Tag Archives: Federal-provincial health accord

Aglukkaq might as well be talking about car washes and kittens

We’ve noted several times the absence of Federal Health Minister Leona Aglukkaq when it comes to media inquiries about issues within her jurisdiction.

Her performance in Parliament likely gives us a good illustration why.

The absence of a renewed Federal-Provincial health accord has raised considerable discussion over what the role of the federal government should be.

The 10-year 2004 accord set a number of national objectives for the provinces and federal government to work towards, the most prominent being wait times.

It is therefore reasonable for the opposition to ask questions when the Health Council of Canada — set up to monitor that accord — starts throwing up warning flags that achievements in reducing wait times are beginning to erode.

Responding to a question from NDP health critic Libby Davies, Aglukkaq cryptically responded that the problem was really two Quebec NDP MPs who were having trouble paying their back taxes.

“Our government is making record investments in health care, including new e-health initiatives I announced some time ago,” Aglukkaq told Parliament. “It is Canadians who pay those taxes. When members of the NDP caucus do not pay their taxes, it takes money away from services Canadians value, like health care. It is bad enough that they vote against health care investments, but now we know that some members of their caucus are not even paying their fair share of taxes.”

Aglukkaq might have well answered by talking about car washes and kittens for all the relevance her answer contained.

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Federal health funding scheduled to drop when it most needed — McBane

Michael McBane of the Canadian Health Coalition speaks to the Canadian Health Professionals Secretariat meeting Thursday. Seated next to him is NUPGE's Len Bush.

Michael McBane of the Canadian Health Coalition speaks to the Canadian Health Professionals Secretariat meeting Thursday. Seated next to him is NUPGE’s Len Bush.

OTTAWA – In the late 1970s it was Monique Begin, then Federal Minister of Health and Welfare, who suggested that citizens needed to mobilize into coalitions to make noise in society to get anything to work.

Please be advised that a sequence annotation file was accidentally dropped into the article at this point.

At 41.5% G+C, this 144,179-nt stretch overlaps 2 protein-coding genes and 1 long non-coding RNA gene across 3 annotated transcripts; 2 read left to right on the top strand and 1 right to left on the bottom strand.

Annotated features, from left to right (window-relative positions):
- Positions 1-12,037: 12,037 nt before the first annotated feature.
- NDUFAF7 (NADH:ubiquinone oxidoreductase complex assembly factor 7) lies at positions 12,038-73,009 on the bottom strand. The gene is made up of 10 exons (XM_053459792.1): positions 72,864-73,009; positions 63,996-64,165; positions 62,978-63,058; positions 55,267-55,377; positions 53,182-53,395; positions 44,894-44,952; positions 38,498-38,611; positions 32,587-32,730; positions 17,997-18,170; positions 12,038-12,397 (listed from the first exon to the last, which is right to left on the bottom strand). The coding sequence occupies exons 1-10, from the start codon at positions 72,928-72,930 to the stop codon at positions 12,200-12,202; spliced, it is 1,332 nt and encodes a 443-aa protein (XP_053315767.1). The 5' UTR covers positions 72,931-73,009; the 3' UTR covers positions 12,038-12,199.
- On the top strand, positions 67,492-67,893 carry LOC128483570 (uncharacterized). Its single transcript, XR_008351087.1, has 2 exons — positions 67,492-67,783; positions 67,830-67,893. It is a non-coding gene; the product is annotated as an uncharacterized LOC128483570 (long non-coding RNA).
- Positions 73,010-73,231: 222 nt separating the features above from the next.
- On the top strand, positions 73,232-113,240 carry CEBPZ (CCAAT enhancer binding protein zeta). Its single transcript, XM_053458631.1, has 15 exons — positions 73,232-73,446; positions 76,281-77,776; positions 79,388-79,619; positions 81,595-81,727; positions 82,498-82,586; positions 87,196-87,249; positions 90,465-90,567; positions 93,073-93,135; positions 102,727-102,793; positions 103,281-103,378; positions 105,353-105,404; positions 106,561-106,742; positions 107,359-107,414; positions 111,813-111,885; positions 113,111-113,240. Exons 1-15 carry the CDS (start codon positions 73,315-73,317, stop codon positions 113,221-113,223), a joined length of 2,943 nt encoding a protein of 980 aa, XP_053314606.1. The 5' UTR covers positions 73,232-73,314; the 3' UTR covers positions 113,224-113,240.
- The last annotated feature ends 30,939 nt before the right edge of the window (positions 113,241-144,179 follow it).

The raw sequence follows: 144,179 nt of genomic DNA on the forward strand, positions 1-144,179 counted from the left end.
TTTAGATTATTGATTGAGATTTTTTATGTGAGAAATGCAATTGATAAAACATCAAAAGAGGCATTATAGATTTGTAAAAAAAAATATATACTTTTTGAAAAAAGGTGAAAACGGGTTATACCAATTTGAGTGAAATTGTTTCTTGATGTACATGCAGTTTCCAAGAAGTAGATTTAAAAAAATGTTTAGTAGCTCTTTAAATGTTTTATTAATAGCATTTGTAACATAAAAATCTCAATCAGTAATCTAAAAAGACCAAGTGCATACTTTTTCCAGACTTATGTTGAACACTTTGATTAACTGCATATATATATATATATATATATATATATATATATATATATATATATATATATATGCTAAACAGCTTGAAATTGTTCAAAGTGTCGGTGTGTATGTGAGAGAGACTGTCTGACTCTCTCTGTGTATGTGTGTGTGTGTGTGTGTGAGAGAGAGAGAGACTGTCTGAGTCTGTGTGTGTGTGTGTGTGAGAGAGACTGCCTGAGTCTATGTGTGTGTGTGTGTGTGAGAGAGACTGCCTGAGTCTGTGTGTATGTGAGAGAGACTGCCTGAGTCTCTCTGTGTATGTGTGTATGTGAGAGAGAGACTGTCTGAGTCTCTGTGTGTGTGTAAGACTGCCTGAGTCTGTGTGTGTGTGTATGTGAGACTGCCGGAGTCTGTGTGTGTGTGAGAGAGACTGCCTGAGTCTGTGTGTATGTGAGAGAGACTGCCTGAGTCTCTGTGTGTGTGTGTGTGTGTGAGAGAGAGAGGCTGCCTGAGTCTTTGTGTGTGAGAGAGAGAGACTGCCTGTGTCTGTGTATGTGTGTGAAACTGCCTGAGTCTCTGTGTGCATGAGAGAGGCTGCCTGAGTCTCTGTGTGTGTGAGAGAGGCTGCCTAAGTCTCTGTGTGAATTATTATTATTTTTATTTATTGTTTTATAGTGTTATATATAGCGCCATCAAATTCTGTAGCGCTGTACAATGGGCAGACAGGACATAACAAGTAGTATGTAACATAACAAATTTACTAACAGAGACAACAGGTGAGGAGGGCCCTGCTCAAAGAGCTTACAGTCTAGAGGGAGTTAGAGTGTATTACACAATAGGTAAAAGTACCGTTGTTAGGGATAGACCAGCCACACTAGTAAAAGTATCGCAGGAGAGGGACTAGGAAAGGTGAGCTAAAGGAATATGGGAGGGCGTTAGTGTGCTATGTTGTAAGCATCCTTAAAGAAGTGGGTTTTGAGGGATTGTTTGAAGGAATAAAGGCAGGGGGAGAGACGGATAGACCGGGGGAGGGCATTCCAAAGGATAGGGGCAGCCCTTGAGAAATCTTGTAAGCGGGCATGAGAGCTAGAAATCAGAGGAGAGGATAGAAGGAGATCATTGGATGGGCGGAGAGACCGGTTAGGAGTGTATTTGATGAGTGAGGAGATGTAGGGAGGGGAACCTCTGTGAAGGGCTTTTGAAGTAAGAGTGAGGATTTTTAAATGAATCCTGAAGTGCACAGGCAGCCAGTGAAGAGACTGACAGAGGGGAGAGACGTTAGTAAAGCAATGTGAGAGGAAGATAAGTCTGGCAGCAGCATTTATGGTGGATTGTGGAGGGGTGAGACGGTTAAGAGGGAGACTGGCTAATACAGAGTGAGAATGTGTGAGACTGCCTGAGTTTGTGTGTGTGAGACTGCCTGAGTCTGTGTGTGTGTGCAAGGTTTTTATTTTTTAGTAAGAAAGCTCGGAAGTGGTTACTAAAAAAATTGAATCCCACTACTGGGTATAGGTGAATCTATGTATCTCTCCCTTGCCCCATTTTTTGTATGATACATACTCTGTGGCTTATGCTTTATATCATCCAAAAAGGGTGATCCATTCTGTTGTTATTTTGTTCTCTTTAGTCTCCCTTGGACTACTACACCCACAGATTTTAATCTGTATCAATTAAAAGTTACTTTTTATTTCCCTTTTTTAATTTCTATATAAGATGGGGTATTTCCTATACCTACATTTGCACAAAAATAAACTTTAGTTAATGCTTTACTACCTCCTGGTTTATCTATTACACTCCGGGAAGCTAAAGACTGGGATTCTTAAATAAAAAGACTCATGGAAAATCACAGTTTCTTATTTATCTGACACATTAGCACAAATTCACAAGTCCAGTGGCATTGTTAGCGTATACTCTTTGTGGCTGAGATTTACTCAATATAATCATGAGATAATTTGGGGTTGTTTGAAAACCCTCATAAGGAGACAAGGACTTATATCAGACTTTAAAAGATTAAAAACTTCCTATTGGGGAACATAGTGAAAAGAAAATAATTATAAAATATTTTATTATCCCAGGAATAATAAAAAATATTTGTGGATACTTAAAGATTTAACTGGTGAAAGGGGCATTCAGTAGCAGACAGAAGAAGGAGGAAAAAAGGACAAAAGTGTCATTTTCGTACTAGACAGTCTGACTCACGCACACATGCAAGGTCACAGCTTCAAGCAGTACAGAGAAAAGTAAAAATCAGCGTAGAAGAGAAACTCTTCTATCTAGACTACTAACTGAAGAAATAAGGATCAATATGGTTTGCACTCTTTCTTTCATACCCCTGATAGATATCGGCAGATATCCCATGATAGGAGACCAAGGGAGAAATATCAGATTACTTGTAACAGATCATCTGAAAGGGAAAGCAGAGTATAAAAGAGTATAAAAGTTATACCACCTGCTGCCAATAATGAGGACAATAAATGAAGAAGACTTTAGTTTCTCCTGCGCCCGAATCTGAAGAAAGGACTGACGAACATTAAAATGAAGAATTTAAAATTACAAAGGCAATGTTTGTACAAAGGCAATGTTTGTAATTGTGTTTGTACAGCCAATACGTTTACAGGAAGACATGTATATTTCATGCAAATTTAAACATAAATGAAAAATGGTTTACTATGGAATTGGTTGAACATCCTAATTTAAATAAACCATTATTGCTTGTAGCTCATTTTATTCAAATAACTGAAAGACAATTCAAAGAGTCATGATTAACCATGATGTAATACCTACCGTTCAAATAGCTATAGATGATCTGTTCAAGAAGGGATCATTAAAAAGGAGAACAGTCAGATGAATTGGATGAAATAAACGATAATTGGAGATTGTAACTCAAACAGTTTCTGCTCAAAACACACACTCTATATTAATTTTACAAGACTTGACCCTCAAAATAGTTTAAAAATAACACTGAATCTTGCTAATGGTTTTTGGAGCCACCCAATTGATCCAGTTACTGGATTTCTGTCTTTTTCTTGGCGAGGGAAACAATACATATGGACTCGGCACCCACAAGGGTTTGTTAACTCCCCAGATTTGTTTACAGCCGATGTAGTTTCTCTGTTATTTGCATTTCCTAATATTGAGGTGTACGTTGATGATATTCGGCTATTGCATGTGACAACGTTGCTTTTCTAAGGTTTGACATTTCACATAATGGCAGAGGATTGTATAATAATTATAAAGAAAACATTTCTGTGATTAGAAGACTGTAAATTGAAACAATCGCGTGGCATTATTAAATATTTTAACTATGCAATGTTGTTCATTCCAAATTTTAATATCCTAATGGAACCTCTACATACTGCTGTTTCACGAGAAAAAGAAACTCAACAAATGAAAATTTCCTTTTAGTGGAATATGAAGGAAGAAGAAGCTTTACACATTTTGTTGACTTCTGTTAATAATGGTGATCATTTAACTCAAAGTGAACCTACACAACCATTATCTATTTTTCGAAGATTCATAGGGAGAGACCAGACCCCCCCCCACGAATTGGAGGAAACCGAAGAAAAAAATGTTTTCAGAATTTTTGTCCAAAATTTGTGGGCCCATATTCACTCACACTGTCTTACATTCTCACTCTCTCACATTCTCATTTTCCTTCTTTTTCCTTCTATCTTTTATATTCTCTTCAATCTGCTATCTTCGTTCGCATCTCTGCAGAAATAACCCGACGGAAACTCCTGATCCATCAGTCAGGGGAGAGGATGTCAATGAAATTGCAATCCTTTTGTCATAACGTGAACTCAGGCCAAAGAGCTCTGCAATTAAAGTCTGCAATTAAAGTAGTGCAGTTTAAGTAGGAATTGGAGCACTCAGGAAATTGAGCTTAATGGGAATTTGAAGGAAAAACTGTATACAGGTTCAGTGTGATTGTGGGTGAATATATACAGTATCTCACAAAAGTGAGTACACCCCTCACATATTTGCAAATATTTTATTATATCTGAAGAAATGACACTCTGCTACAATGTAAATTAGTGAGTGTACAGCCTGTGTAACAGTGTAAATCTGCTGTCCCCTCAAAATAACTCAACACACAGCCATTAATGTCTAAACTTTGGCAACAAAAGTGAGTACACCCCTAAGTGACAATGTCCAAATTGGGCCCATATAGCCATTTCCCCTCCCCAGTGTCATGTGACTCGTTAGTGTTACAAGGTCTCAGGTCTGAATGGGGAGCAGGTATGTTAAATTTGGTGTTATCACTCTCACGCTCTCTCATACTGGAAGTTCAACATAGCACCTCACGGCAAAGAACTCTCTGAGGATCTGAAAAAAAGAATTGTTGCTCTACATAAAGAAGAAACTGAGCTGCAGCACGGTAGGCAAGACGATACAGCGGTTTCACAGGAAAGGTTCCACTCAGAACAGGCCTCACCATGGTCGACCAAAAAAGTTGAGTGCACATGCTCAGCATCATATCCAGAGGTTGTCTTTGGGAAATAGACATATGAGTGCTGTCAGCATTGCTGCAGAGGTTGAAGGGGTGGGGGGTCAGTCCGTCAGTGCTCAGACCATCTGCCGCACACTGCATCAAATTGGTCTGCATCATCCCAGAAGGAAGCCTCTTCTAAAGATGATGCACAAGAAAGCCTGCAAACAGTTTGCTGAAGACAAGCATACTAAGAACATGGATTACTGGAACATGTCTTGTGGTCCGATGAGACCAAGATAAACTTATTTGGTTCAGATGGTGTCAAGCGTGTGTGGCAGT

As Michael McBane, the present National Coordinator of the Canadian Health Coalition said Thursday, “governments are not likely to see the light first.”

In 1979 the Canadian Health Coalition began, with many of the provinces quickly following suit with their own coalitions, including the Ontario Health Coalition.

The first project the national coalition embarked on was a campaign to abolish extra billing by doctors. Charging user fees over and beyond those provided by Medicare, the campaign eventually led to a ban on extra billing as part of the new Canada Health Act passed in 1984.

Speaking before the Canadian Health Professionals Secretariat in Ottawa yesterday, McBane says that while some things have changed, we are still fighting similar “zombie” ideas that keep on coming back.

Today the coalition is again fighting extra billing by private clinics, this time without a federal government willing to enforce the principles of the Canada Health Act.

“We no longer have three parties that believe in Medicare,” says McBane.

Transfer payments from the Federal government to the provinces was originally intended to allow Canadians to access consistent national standards of health care regardless of where they lived.

The Harper government is clearly on another path.

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Ontario gets worse grade than feds on CMA report card

Ontario is the only region in Canada to receive a worse rating than the federal government on how it deals with health care according to the Canadian Medical Association’s National Report Card for 2012.

The report card represents a poll of Canadians conducted in July by Ipsos Read Public Affairs.

Given most Canadians likely couldn’t name the Federal Health Minister, Ontario’s inferior ranking is a curious result.

Federal Health Minister Leona Aglukkaq has been largely invisible to the public. When questions started getting asked about the federal response to the Sandoz drug shortage, for example, Aglukkaq was largely missing in action.

Despite federal sponsorship of the Mental Health Commission of Canada, Aglukkaq was a bit player at the launch of the Commission’s strategy earlier this year, her speech uninspired, her commitments no more than a nod to fund ongoing research.

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Can Canada’s first mental health strategy really find buy-in from the provinces?

At the very end of the launch of Canada’s first ever mental health strategy, a reporter asked Federal Health Minister Leona Aglukkaq if the government intended to seek uniform mental health services across the provinces.

Senator Michael Kirby jumped in, saying there never has been uniformity. The level of access to services presently varies between provinces. Some will need to do more than others. The gaps were different.

Dr. David Goldbloom, the new Chair of the Mental Health Commission of Canada, said the recommendations were meant to be at a high enough level that they could be shaped by the individual provinces.

The presenters had begun the presentation by describing the strategy in historic terms; the reality became clear by the end that there was a considerable job ahead to sell the provinces on one guiding path forward.

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